Two days ago I was enjoying Great Falls National Park in Maryland when these two gentlemen came into view.
The first thing I heard, said in a somewhat grouchy voice, before I gave them my full attention, was “Well, we’re all going to die sooner or later.”
But the line that really got my attention as I turned the corner and saw a face that contained twinkling eyes as they met mine, was “He’s going to die a whole lot sooner than he thinks he’s going to….” said in a way that only a brother could say it, with just the right amount of love and exasperation.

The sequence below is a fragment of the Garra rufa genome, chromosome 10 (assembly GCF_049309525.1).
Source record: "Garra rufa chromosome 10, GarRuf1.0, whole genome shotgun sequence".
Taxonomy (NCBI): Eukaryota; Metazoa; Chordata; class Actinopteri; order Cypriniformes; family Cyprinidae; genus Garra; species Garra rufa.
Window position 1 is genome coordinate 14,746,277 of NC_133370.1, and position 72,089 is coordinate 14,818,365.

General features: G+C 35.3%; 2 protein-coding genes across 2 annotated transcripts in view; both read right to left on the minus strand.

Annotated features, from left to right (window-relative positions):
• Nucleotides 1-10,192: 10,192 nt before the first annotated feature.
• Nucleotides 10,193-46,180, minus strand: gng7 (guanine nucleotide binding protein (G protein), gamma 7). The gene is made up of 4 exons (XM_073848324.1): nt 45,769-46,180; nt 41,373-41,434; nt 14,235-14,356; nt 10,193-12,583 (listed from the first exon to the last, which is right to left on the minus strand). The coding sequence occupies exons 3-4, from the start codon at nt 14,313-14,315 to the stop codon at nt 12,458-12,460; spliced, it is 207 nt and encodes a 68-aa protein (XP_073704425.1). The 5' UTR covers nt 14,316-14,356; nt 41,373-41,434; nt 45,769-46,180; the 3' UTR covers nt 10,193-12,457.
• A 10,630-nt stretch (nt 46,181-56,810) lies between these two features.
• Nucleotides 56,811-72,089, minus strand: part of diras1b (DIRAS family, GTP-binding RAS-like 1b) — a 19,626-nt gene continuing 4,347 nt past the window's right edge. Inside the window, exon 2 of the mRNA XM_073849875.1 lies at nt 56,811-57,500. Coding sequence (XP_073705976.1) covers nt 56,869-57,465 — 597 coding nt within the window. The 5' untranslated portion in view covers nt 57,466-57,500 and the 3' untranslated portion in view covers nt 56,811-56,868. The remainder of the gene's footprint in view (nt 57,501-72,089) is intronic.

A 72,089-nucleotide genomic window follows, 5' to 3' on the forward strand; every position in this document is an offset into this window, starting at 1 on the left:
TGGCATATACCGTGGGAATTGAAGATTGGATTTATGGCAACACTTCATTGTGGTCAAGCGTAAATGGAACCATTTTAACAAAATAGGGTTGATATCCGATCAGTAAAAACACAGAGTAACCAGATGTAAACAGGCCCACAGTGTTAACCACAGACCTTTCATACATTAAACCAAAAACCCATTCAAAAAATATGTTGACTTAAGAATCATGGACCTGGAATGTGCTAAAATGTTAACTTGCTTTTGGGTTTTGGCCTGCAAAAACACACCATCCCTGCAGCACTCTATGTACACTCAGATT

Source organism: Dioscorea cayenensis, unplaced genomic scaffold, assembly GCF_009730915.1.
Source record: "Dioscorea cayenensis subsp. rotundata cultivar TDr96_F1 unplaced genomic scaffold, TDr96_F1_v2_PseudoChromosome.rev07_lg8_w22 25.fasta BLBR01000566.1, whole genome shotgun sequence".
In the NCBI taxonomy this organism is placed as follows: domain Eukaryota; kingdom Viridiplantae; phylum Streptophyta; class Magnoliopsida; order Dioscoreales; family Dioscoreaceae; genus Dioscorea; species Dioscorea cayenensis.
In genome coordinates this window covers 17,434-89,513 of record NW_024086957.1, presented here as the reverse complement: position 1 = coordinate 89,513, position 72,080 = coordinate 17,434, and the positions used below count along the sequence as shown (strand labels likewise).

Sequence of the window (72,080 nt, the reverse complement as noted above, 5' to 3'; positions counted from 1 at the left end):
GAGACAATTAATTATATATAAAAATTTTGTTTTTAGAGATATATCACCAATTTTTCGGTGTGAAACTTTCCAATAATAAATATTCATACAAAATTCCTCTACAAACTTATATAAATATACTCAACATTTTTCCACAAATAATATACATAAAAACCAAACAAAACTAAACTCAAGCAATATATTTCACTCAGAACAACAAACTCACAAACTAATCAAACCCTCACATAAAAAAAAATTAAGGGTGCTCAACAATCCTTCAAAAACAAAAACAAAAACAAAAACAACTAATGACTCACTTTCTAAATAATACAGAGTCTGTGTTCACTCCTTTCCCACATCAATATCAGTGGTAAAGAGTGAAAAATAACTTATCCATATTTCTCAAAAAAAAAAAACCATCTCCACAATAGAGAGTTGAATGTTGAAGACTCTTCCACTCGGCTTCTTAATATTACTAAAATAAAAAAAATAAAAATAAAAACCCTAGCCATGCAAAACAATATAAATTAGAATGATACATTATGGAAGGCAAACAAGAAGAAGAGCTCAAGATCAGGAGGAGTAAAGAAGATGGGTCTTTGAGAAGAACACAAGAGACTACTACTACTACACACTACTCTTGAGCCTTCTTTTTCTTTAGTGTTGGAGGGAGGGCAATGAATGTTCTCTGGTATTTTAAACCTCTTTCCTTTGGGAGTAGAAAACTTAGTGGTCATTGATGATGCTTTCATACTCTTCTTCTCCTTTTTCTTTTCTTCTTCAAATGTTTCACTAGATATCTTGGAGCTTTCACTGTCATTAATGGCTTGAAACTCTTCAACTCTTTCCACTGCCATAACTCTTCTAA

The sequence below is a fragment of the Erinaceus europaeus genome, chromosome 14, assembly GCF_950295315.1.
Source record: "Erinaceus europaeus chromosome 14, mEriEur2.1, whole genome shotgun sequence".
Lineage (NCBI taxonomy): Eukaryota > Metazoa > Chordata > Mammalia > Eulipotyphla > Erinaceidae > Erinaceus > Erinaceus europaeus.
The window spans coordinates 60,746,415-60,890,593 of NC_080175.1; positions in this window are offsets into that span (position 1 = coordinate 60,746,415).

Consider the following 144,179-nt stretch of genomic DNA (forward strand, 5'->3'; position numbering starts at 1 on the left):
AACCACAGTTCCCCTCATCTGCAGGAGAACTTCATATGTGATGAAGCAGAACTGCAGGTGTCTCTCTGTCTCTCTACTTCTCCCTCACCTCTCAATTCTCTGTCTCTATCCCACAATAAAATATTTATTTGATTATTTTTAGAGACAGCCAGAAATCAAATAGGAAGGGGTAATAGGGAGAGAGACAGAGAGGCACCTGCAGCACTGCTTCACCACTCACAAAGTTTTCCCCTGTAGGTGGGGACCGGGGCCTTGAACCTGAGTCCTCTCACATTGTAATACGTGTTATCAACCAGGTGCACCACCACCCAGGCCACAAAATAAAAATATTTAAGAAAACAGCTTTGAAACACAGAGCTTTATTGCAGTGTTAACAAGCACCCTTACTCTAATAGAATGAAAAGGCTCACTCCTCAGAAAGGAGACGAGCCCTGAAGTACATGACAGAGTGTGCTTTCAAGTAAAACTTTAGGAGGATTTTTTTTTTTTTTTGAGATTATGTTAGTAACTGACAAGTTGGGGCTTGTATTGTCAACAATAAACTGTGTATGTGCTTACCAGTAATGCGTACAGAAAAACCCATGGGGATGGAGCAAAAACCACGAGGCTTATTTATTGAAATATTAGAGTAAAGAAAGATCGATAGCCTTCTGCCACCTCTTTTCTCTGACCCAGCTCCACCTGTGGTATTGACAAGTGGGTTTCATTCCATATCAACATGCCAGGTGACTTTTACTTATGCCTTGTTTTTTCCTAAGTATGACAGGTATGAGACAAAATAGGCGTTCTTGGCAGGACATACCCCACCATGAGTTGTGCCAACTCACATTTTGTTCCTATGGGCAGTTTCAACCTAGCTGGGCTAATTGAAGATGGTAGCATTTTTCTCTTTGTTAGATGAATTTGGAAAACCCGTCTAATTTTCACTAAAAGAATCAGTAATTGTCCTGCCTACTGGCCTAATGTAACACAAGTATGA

I had to stop and talk to them. There was a story to be heard here, and a connection to be made.
For good or bad, technology and social media have worked together to change our lives and the ways in which we share them.
In just about any public venue these days you’ll encounter people armed with cell phones and selfie sticks documenting themselves….taking pictures to help them remember the day, the people they were with, the experience of being in a particular place…. and often posting pictures of their face on social media.
Yesterday, in Washington DC, I enjoyed watching that process just as much as I enjoyed the city itself.
We all have stories to tell, and at the end of the day, we would like those stories to be heard. Selfies, as maligned as they often are, help us do that.